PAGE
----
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O Pioneers! March 18, 2011

Posted by ourfriendben in wit and wisdom.
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Silence Dogood here. Our friend Ben and I have been vacationing at our beloved Log Cabin Motor Court in scenic Asheville, North Carolina, where we stay in our own little log cabin in the woods. (You can see a selection of the cabins, interiors and amenities on their website, www.cabinlodging.com.) When we travel here, you can find us as often sitting in front of our cheerful wood fire with a book (or, in my case, knitting) and a cup of coffee or glass of wine as out and about enjoying the delights of Asheville.

This seems to bemuse our friends and loved ones no end. Just yesterday, one couple asked us why we were so addicted to the place. We gave them a tour of our current little cabin and raved on about the privacy, quiet, wireless access and other amenities, rustic charm, fully equipped kitchen, serene private porch with strings of little white lights, dog-friendliness, and the like. We even took them to the quirky, delightful Bavarian restaurant at the foot of the Log Cabin Motor Court, itself in a matching cabin. (See their website, www.BavarianDining.com, for menus and directions.)

Our friends were still bemused. Why didn’t we want to stay with them at the huge (and, to us, monstrously ugly) Grove Park Inn with its spa, restaurants, and boutiques instead? Or, if we were so addicted to the Log Cabin Motor Court, why didn’t we rent their two-storey modern cottage, which would give us more room, instead of a log cabin?

At the time, I didn’t know what to say to them. (OFB was too busy talking about the finer points of German beer with Doc, the owner of the Bavarian Restaurant, to pay attention.) Hadn’t I just explained?! It wasn’t until 4 a.m., when I was awakened by a crackling log in the fireplace, that I realized that I hadn’t really anwered our friends at all. You see, the whole point is that these are log cabins.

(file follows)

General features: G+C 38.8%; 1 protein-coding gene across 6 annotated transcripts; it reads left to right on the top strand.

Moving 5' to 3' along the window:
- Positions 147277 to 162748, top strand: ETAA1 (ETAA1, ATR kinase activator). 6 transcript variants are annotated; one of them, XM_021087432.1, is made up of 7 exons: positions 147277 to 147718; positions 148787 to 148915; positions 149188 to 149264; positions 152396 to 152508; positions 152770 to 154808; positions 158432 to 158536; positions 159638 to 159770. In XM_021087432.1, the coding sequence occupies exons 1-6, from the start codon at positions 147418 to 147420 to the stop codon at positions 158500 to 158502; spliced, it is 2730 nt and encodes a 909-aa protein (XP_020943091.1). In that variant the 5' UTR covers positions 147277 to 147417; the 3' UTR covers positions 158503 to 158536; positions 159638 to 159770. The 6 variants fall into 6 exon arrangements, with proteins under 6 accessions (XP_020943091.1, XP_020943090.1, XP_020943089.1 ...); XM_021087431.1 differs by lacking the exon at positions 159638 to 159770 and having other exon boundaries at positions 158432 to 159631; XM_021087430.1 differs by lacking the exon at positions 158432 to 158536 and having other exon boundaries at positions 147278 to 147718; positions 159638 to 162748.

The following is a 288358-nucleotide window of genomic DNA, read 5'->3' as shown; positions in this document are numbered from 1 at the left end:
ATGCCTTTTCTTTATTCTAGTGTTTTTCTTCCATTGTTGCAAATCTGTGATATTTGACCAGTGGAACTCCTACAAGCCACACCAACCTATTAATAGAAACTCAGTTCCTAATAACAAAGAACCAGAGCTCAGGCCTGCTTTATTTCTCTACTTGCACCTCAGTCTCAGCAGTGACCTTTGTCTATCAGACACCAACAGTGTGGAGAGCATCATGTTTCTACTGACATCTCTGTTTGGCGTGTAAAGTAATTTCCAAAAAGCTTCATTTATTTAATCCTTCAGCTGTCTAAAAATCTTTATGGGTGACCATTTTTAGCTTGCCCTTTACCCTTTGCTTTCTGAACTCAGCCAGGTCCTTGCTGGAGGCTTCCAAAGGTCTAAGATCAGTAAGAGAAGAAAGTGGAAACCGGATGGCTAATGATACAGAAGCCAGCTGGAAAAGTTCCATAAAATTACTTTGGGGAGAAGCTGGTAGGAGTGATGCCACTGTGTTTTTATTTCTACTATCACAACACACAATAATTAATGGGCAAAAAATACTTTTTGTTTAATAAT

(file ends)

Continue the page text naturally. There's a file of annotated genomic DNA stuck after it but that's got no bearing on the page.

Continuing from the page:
Most kids dream of being rock stars or sports stars or actors or doctors, lawyers, educators, or, say, inventors of the next iPad or big computer game when they grow up. But when I was a kid, I had no interest in any of that stuff. I knew exactly what I wanted to be when I grew up: a pioneer. I’d been raised with Fess Parker as Daniel Boone. I devoured every book on the pioneers I could get my hands on: The Last Trail; Wilderness Road, Virginia; Little House in the Big Woods and the rest of the series; The Deerslayer and The Last of the Mohicans; anything at all about Daniel Boone. My parents were constantly taking us to historic sites, most of which featured log cabins. These forays seemed to have no effect on my siblings, but I was a goner. I wanted my own log cabin in the woods.

I never did get that cabin (yet, anyway), but our forays to the Log Cabin Motor Court give me the chance to bring my childhood fantasies to life, at least for a few days every year. I wouldn’t trade that opportunity for a free stay at a Moroccan palace or a French chateau or a Mediterranean villa, much as OFB and I would enjoy any of the above. Luxurious lodgings in a beautiful place: incredible. The chance to make one’s childhood dreams come true: priceless.

                     ‘Til next time,

                                  Silence

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Away from it all. June 25, 2010

Posted by ourfriendben in pets, wit and wisdom.
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Silence Dogood here. Our friend Ben and I have just returned from a trip to North Carolina to visit family in Greensboro, then spend a couple of days by ourselves in Asheville, one of our favorite places. And whenever we go to Asheville, we stay in our all-time favorite guest lodging, The Log Cabin Motor Court.

The Log Cabin Motor Court is a cluster of 19 adorable ca. 1929 log cabins tucked into a wooded mountainside on the Weaverville Highway. It’s a scenic, peaceful, private retreat back in time, but a 5-minute drive down the highway (also known as Merrimon Street) puts you in the heart of downtown Asheville.

The cabins are perfectly maintained, and have cable TV, wireless internet access, a/c, and heat. Our favorite cabin has a fireplace, gas flame heat, and kitchen. The furnishings are rustic, with lovely locally handmade quilts on the beds. Each cabin has a porch with chairs and a table for outdoor relaxing under the trees, and some have outdoor grills. OFB and I love sitting on the tiny porch with books and glasses of wine, looking through the feathery hackberry, white pine, and hemlock branches and watching the stars come out. Each porch is bedecked with a string of tiny white lights, adding a festive air, and many cabins have charming red shutters on the windows. For those who want to prolong their stay, there’s a laundry building, too.